Today's nonfiction picture books are the real deal. The combination of words with vivid illustrations make history relatable and understandable for child readers. The result is engagement with history and people. As an educator, this excites me! Beth Anderson is on a roll with appealing nonfiction picture books. She continues to be selected as a Junior Library Guild author, first with Lizzie Demands a Seat: Lizzie Jennings Fights for Streetcar Rights, and now with her newly released Smelly Kelly and His Super Senses: How James Kelly's nose saved the New York City Subway. Congratulations, Beth!
How do you utilize picture books as mentor texts?
I log all the PBs I read into a spreadsheet with notes on plot points, key ideas, topics, structure features, and such. That way, I can search the document for mentor texts later for whatever topic or craft element I need. For example: complex topic, breaks 4th wall, 1st person, child narrator, 2 main characters, animal rescue, questions, quotations, sidebars, etc. I also type up the text of PBs I find significant in some way. I mark page turns and note any unique use of illustrations. Then I can print out a copy and highlight different aspects such as transitions, conflict, “heart” threads, turning points, voice, imagery. I can trace how certain elements weave through the story. This is how I learn the most—by analyzing the best. Then, as I write and revise, I examine my own manuscripts similarly. I highlight to see how different parts of the story carry through, connect, build plot, characterization, emotion, and more, looking for gaps, flow, and arcs. When I’ve seen how the craft elements work in a stellar story, I can better identify problems in my own.
Were there any particular mentor texts that inspired you when writing or revising Smelly Kelly?
It was really tough to find mentor texts when writing “Smelly” Kelly and His Super Senses. I pored over two PBs. Marvelous Cornelius, Hurricane Katrina and the Spirit of New Orleans by Bildner is a book I LOVE about a community worker bringing joy and resilience. Strong Man, the Story of Charles Atlas by McCarthy helped guide structure. I also looked at the plot line of the movie Superman. For Smelly Kelly my largest challenge was how to link together the anecdotes I had and shape them into a meaningful story.
For the story that would become Lizzie Demands a Seat, my January 2020 release, I explored different ways to tell the story. I looked at a lot of civil rights stories, including Boycott Blues, How Rosa Parks Inspired a Nation by Pinkney; Lillian’s Right to Vote, a Celebration of the Voting Rights Act of 1965 by Winter; Leontyne Price, Voice of a Century by Weatherford; Sojourner Truth’s Step-Stomp Stride by Pinkney; Back of the Bus by Reynolds; Moses, When Harriet Tubman Led Her People to Freedom by Weatherford; and even The Tree in the Courtyard, Looking Through Anne Frank’s Window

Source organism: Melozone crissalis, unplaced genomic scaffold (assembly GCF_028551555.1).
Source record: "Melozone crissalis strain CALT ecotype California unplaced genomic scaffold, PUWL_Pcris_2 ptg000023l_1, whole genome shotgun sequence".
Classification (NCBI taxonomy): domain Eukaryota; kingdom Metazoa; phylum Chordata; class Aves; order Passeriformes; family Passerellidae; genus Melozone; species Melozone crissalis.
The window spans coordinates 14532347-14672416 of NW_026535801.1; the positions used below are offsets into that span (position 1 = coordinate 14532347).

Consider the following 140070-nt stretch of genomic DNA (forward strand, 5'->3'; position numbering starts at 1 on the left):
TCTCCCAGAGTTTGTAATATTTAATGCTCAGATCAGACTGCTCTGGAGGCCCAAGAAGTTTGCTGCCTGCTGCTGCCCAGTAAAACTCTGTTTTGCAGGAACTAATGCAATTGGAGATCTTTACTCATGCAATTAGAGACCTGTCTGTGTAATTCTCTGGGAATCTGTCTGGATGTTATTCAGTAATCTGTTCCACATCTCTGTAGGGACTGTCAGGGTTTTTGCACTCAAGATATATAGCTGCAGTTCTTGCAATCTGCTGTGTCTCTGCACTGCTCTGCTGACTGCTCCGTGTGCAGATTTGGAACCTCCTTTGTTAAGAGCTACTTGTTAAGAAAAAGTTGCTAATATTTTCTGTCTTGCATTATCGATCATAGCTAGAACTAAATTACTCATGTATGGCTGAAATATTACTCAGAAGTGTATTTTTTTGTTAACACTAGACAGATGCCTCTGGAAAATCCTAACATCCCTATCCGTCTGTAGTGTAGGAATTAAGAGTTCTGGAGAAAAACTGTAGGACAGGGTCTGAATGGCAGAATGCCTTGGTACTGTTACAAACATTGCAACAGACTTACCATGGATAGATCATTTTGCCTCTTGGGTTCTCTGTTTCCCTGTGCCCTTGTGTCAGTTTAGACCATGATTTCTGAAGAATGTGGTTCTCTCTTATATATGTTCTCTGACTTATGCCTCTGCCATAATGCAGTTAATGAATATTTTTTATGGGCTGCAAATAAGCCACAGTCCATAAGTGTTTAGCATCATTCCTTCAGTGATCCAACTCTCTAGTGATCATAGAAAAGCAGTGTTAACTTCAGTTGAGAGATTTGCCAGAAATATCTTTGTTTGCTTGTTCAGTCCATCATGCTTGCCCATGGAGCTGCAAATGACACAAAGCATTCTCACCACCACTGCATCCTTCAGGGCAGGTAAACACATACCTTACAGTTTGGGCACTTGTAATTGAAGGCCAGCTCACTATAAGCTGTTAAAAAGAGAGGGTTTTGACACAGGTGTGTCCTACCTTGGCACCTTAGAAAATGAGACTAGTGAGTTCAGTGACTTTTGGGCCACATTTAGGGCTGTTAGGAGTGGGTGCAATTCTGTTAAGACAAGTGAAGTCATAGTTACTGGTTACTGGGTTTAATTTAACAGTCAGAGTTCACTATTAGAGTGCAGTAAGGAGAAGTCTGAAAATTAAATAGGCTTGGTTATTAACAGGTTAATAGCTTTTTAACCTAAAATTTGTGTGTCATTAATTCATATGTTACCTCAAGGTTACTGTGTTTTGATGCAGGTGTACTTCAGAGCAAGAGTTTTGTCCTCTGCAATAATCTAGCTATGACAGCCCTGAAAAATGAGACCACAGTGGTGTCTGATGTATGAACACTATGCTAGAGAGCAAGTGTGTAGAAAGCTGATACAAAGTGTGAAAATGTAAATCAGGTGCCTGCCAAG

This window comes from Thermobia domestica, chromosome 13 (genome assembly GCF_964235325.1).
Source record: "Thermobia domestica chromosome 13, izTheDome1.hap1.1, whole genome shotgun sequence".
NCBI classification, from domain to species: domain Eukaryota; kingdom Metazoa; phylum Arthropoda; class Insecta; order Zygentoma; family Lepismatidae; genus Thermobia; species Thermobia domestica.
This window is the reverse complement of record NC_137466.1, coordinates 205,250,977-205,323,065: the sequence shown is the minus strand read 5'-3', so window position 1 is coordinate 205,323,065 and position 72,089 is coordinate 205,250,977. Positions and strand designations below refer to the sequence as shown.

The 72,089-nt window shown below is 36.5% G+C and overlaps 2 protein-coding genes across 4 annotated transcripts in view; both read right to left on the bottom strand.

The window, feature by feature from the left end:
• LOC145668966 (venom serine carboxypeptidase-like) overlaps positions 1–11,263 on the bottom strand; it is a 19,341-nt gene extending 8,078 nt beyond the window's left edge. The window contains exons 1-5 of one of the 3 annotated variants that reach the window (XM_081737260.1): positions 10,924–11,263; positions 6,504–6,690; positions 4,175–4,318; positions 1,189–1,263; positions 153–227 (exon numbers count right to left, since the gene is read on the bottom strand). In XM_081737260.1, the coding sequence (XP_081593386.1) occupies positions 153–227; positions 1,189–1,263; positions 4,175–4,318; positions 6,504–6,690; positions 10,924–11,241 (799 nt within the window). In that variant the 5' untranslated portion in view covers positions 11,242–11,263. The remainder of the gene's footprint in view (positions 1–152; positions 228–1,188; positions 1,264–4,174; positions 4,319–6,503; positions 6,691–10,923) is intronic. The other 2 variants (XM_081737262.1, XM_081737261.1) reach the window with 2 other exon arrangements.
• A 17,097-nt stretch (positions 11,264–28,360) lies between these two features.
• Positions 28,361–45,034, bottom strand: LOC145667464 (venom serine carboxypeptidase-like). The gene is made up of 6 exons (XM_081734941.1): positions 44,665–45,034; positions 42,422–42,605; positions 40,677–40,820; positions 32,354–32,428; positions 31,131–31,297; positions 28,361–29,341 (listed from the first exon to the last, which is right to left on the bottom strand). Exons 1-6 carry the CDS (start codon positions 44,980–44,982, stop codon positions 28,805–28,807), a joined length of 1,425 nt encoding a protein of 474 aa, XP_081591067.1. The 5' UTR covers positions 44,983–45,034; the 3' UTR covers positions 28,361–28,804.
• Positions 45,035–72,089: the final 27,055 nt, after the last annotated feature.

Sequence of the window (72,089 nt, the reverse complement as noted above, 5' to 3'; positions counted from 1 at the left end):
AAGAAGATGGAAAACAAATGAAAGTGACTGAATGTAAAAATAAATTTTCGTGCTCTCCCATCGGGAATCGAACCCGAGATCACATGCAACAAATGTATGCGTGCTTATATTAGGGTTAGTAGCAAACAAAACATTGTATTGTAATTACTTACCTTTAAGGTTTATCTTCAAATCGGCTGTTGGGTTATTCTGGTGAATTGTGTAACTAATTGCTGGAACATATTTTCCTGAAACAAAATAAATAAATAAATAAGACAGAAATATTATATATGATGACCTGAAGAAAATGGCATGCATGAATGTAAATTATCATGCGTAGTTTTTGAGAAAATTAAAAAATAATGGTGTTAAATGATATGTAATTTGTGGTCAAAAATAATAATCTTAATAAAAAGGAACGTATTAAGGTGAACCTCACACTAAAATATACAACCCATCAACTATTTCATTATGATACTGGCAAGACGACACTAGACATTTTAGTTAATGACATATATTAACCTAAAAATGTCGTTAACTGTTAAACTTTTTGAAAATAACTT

by Gottesfeld. I played with some different narrators for the story and also different structures. Having this rich pile of books to turn to really helped set me free to experiment. You can see from that list, that I was trying to learn from the masters of children’s lit!
Has reading picture books helped you discover anything about yourself as a writer?
Reading a range of PBs has helped me hone in on my own passion and how I might be able to tell the stories I want to tell, as well as allowing me to see where I “fit.” I’ve discovered several mentor authors who set a high bar and push me to reach for it in my own tellings. Sometimes picture books encourage me to trust myself by letting me see that something I tend to do naturally as part of my process is legit! PBs continually reinforce my love for language and word play, as well as my passion for learning in the midst of a great story.
How would you advise other writers hoping to learn from picture books as mentor texts?
I think logging every book you read and recording notes on it (Thank you, Julie Rowan-Zoch, for that tip!) is extremely valuable. Not only do you create a great searchable database, but it also teaches you to analyze and examine PBs as a writer. Also, typing up the entire text creates another great tool. Even as I type it out, I’m noticing things the author is doing—it’s like opening up a treasure box and seeing what’s inside! It’s most definitely worth the time! There are some mentor texts I’ve used at different times for different purposes. And there’s always more to learn from them.
Boyds Mills Kane is giving away of copy of Smelly Kelly! Enter the drawing below. (US only)
Beth Anderson, a former English as a Second Language teacher, has always marveled at the power of books. Armed with linguistics and reading degrees, a fascination with language, and penchant for untold tales, she strives for accidental learning in the midst of a great story. Beth lives in Loveland, Colorado where she laughs, wonders, thinks, and questions; and hopes to inspire kids to do the same. Author of AN INCONVENIENT ALPHABET (S&S 2018), LIZZIE DEMANDS A SEAT! (Calkins Creek, 2020), and “SMELLY” KELLY AND HIS SUPER SENSES (Calkins Creek, Oct. 2020), Beth has more historical gems on the way.